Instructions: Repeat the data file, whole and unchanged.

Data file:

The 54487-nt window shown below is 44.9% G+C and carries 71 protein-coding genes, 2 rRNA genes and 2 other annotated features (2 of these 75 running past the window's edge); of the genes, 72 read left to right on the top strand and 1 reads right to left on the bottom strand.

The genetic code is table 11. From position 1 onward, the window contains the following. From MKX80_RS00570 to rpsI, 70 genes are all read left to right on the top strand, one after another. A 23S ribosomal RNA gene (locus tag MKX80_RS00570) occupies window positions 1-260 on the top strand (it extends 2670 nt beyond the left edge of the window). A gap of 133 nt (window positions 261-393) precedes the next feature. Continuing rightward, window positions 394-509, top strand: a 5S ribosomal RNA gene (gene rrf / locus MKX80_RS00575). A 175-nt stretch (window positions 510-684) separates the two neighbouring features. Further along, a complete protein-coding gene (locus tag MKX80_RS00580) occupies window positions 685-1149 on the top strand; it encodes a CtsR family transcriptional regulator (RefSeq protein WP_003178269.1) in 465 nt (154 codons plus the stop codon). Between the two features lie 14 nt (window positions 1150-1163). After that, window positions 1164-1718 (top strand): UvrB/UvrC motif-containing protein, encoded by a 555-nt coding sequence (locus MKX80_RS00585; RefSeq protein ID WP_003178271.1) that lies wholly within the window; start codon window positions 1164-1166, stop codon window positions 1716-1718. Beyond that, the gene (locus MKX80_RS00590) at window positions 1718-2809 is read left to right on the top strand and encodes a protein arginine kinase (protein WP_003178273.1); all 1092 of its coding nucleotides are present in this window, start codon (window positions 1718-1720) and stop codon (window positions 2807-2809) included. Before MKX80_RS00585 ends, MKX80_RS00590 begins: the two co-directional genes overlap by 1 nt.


The 54487-nt window shown below is 44.9% G+C and carries 71 protein-coding genes, 2 rRNA genes and 2 other annotated features (2 of these 75 running past the window's edge); of the genes, 72 read left to right on the top strand and 1 reads right to left on the bottom strand.

The genetic code is table 11. From position 1 onward, the window contains the following. From MKX80_RS00570 to rpsI, 70 genes are all read left to right on the top strand, one after another. A 23S ribosomal RNA gene (locus tag MKX80_RS00570) occupies window positions 1-260 on the top strand (it extends 2670 nt beyond the left edge of the window). A gap of 133 nt (window positions 261-393) precedes the next feature. Continuing rightward, window positions 394-509, top strand: a 5S ribosomal RNA gene (gene rrf / locus MKX80_RS00575). A 175-nt stretch (window positions 510-684) separates the two neighbouring features. Further along, a complete protein-coding gene (locus tag MKX80_RS00580) occupies window positions 685-1149 on the top strand; it encodes a CtsR family transcriptional regulator (RefSeq protein WP_003178269.1) in 465 nt (154 codons plus the stop codon). Between the two features lie 14 nt (window positions 1150-1163). After that, window positions 1164-1718 (top strand): UvrB/UvrC motif-containing protein, encoded by a 555-nt coding sequence (locus MKX80_RS00585; RefSeq protein ID WP_003178271.1) that lies wholly within the window; start codon window positions 1164-1166, stop codon window positions 1716-1718. Beyond that, the gene (locus MKX80_RS00590) at window positions 1718-2809 is read left to right on the top strand and encodes a protein arginine kinase (protein WP_003178273.1); all 1092 of its coding nucleotides are present in this window, start codon (window positions 1718-1720) and stop codon (window positions 2807-2809) included. Before MKX80_RS00585 ends, MKX80_RS00590 begins: the two co-directional genes overlap by 1 nt.